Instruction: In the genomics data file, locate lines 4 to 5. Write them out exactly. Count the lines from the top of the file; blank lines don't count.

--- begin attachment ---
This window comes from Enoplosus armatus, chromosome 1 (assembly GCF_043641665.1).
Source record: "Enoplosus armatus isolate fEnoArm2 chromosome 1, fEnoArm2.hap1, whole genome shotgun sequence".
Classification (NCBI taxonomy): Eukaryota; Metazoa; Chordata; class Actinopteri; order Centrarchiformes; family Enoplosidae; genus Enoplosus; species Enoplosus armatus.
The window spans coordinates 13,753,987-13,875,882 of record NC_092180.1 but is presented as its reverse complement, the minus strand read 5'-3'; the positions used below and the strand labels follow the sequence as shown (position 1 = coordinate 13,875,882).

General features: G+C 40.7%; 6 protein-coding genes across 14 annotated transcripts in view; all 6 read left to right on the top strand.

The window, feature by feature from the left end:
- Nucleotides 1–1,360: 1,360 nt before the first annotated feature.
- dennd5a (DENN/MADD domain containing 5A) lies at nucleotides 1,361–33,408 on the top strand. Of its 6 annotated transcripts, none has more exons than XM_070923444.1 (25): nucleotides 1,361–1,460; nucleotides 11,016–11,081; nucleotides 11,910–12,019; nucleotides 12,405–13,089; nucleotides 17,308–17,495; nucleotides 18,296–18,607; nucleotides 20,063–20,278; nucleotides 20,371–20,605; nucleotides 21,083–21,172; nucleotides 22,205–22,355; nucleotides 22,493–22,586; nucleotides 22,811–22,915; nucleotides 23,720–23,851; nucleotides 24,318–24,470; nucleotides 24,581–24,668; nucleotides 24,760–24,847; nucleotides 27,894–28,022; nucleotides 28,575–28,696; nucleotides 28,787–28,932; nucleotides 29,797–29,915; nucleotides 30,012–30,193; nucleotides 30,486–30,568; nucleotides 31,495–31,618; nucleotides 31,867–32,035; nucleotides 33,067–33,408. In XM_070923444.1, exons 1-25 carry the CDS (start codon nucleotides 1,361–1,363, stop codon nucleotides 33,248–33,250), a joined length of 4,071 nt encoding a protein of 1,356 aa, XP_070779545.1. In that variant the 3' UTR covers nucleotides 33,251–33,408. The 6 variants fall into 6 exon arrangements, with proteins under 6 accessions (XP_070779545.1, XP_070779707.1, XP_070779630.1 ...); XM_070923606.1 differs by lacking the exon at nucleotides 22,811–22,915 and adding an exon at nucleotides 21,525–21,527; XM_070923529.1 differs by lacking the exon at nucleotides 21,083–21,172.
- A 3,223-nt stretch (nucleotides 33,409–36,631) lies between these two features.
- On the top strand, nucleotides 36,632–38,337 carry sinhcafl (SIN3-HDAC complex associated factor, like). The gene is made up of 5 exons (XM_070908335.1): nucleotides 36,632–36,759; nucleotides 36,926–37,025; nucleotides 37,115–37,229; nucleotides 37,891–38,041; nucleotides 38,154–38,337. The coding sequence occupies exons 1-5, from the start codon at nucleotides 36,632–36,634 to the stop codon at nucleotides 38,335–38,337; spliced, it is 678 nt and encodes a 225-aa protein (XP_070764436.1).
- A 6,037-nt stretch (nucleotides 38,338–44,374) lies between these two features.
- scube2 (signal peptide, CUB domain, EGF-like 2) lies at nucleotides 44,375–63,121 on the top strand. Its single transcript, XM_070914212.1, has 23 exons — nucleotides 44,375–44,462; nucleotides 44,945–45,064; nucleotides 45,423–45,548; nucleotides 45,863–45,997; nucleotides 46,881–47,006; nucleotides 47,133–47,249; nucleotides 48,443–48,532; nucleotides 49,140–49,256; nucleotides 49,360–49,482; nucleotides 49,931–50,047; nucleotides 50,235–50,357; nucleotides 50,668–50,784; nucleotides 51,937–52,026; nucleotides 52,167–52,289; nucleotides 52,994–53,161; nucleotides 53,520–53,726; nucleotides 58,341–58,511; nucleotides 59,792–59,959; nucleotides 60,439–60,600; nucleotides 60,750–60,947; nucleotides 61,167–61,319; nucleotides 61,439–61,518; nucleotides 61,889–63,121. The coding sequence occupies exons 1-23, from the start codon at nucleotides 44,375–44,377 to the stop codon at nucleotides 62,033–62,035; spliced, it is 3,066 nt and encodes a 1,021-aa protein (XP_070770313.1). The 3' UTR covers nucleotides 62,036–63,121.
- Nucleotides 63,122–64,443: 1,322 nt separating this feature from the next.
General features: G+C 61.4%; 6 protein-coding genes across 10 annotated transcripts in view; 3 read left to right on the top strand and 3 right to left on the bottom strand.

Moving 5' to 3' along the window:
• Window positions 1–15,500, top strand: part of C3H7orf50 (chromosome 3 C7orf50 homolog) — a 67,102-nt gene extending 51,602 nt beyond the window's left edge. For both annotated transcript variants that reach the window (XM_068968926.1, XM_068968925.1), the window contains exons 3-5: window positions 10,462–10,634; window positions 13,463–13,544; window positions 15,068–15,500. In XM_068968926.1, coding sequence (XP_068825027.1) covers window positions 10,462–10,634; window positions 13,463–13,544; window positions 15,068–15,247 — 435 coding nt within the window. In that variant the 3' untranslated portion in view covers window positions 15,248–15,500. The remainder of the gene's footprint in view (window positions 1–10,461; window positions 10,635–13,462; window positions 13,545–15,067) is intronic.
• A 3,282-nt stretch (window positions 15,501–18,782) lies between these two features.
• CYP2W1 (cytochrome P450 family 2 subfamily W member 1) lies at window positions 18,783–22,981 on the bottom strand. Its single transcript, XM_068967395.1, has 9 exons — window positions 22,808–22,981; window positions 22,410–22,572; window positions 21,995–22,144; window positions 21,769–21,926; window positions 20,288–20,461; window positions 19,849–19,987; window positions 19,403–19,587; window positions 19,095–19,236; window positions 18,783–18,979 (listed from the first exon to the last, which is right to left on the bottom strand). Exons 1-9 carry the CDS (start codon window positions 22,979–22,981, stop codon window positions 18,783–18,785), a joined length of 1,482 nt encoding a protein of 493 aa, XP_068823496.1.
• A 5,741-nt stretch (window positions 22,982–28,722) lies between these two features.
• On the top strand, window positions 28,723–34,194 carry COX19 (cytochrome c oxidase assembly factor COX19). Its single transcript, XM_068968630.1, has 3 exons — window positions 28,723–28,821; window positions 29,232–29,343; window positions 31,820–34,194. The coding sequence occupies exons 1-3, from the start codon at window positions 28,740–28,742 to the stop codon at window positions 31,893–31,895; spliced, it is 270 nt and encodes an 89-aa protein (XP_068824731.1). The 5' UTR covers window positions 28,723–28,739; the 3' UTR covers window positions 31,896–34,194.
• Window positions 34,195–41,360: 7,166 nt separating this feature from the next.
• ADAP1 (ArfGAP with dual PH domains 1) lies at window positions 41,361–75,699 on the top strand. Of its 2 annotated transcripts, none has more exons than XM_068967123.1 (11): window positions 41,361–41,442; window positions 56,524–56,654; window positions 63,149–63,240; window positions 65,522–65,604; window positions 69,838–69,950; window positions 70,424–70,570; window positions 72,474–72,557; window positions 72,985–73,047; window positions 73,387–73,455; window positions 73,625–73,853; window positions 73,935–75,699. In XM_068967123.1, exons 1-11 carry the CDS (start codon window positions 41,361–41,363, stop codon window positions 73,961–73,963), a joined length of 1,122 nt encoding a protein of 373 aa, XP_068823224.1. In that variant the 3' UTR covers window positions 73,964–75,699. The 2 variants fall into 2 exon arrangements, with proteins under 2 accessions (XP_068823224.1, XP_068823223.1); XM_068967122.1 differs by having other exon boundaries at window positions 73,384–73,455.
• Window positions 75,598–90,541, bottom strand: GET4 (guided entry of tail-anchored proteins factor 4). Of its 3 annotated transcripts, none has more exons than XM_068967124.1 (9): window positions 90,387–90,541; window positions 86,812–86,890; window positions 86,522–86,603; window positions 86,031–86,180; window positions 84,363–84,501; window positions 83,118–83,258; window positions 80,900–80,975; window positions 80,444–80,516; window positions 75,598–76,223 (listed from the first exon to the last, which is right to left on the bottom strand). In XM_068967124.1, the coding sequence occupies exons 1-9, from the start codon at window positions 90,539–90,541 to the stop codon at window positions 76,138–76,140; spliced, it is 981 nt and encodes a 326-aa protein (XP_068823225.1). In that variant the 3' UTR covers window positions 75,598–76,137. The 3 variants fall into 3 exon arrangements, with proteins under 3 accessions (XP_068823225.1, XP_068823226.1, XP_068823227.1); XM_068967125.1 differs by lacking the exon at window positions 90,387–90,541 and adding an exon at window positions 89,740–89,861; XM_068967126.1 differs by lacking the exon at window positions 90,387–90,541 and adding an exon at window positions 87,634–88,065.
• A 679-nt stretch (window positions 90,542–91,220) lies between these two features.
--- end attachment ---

The window spans coordinates 13,753,987-13,875,882 of record NC_092180.1 but is presented as its reverse complement, the minus strand read 5'-3'; the positions used below and the strand labels follow the sequence as shown (position 1 = coordinate 13,875,882).

General features: G+C 40.7%; 6 protein-coding genes across 14 annotated transcripts in view; all 6 read left to right on the top strand.